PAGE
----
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A Reset Button for Asia

A Reset Button for Asia

Ambassasor John D. Negroponte speaking in Mumbai on Sept. 9, 2009. (Madeline Gressel, Asia Society India Centre)

MUMBAI, September 9, 2009 - In the transition between two radically different governments,
the United States can expect to see distinct shifts in foreign policy.

This was the point driven home by Ambassasor John D. Negroponte, Vice-Chairman
of McLarty Associates and Senior Research Fellow in Grand Strategy &
Lecturer, International Affairs, Yale University, in an evening presentation organized by the Asia Society India Centre and sponsored by UB group. Because of his more than four decades of diplomatic service, Ambassador Negroponte was uniquely positioned to discus the changing face of US engagement in Asia.

Negroponte began his talk with an overview of the general geopolitical environment which shapes
US policy today. Though this climate is benign compared with much of the 20th
century, the Obama administration must still contend with considerable
challenges in its foreign policy in Asia—most pertinently, Afghanistan and Iran. China and India have exploded as sites of huge human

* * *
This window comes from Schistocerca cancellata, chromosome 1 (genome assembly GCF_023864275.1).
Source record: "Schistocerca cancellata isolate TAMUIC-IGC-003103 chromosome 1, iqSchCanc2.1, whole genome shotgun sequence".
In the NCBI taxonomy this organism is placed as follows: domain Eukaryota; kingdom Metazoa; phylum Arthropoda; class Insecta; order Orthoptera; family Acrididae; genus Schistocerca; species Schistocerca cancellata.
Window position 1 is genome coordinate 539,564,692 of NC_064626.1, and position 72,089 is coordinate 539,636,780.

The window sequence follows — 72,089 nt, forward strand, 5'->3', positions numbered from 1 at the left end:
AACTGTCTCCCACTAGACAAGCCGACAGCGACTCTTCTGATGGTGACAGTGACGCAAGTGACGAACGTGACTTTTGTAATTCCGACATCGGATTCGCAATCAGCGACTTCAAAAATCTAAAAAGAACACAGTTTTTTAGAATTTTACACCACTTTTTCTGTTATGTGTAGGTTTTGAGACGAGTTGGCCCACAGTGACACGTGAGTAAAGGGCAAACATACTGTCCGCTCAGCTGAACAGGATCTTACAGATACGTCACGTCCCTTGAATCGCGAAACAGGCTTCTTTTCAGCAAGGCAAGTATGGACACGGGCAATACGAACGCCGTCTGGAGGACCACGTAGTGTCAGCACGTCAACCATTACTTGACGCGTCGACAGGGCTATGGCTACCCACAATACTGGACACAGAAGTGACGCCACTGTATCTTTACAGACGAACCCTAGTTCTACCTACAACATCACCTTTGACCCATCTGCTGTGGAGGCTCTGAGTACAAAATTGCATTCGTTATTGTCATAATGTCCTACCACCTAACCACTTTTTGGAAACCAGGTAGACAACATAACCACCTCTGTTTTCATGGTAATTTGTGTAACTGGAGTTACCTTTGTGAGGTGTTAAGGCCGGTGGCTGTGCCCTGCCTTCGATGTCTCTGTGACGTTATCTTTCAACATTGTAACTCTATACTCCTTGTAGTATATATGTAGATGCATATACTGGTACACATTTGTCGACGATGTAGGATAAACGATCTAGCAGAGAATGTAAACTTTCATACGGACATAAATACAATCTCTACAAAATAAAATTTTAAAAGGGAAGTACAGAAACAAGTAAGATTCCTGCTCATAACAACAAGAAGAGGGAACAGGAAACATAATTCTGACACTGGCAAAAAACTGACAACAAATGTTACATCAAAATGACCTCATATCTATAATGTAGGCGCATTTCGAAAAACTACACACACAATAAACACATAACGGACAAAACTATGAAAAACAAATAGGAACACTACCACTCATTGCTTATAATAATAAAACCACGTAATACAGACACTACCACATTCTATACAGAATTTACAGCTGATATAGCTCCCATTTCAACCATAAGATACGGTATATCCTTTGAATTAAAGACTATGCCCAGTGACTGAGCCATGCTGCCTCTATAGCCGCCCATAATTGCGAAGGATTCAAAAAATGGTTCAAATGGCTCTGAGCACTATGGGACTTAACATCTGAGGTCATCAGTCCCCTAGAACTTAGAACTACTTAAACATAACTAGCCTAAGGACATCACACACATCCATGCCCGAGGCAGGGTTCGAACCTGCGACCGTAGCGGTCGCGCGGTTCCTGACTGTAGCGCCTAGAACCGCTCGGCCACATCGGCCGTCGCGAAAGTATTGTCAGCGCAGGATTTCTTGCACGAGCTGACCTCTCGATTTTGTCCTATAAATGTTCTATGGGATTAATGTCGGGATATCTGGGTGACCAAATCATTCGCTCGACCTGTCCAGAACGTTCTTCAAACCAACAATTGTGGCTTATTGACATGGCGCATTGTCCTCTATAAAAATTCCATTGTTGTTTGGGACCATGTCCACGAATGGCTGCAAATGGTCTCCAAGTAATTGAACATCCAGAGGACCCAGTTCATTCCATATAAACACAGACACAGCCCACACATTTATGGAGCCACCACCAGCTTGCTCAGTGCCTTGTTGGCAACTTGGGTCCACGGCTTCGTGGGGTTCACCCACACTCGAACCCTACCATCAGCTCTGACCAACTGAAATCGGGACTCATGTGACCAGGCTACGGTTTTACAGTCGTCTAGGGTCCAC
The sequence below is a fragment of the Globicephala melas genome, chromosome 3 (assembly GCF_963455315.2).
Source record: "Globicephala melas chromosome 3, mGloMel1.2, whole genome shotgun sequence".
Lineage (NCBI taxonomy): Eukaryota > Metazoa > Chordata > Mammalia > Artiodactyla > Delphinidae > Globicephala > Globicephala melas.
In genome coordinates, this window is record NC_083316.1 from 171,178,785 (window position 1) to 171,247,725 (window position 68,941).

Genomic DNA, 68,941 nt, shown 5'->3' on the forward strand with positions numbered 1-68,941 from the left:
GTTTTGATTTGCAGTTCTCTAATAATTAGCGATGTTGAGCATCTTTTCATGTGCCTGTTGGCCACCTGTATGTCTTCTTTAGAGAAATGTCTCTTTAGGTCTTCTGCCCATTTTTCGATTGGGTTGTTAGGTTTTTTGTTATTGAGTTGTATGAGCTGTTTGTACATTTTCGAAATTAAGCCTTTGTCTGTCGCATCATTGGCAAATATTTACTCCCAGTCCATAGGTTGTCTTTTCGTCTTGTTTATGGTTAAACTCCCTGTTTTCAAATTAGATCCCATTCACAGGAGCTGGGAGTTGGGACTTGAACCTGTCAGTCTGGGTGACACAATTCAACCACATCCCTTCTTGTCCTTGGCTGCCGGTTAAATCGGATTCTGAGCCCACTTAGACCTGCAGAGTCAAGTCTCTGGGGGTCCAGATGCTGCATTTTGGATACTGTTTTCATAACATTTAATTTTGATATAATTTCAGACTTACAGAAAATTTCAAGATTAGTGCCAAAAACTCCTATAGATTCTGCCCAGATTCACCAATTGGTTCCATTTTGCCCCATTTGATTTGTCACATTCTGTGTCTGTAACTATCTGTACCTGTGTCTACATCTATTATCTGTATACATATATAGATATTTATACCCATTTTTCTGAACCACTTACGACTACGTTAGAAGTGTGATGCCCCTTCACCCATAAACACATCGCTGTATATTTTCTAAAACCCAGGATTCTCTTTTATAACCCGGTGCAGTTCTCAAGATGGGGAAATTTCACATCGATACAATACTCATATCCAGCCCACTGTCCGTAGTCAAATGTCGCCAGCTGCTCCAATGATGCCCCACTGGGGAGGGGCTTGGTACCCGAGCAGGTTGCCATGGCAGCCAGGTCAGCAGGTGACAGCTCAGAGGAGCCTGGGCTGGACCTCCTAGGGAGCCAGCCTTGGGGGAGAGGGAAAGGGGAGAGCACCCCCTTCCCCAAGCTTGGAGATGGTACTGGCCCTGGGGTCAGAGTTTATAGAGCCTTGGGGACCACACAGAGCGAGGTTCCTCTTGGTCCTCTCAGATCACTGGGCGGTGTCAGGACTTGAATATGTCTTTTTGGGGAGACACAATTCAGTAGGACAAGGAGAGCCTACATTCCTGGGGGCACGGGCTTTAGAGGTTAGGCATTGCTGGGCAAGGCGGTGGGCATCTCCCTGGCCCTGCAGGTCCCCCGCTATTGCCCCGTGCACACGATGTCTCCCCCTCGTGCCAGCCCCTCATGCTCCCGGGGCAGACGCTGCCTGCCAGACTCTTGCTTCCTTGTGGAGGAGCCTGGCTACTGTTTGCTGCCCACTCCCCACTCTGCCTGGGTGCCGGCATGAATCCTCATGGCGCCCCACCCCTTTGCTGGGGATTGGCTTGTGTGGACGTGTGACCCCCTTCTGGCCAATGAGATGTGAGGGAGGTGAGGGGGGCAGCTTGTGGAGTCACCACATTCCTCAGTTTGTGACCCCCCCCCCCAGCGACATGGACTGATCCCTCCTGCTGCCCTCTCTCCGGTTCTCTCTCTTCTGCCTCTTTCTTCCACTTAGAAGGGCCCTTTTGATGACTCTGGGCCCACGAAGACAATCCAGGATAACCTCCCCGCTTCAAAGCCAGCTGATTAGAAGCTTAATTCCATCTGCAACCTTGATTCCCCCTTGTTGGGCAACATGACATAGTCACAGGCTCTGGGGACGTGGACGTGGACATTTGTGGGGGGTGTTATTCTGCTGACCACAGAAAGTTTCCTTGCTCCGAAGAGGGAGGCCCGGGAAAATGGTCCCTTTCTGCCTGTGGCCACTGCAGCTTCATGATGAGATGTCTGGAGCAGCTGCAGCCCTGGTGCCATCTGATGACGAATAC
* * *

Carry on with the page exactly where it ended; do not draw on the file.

activity, economic and otherwise.

No US foreign policy can ignore the
importance of devleoping strong relations with these countries. As a result, Negroponte predicted, in the 21st century we will see a great shift in the historically Euro-centric foreign policy of the United States. What will prove fundamental
in US foreign policy going forward is the ability to forge international
consensus, as well as a focus on helping to build local capacity.

As to relations between India and the United States, Negroponte speculated that environmental issues will be important in the bilateral dialogue. Furthermore, the United States and India are only beginning to take advantage of the potential economic mutual benefits, an
important process which would be augmented by the development of a mutual
investment strategy or free trade agreement. In a very positive development,
Prime Minister Manmohan Singh will visit the White House in his first state
visit. In Negroponte's view, that invitation highlights the new administration's commitment to renewed and revitalized discussion and collaboration with Asia.

Report by Madeline Gressel, Asia Society India Centre

September 11, 2009
by Jeff Tompkins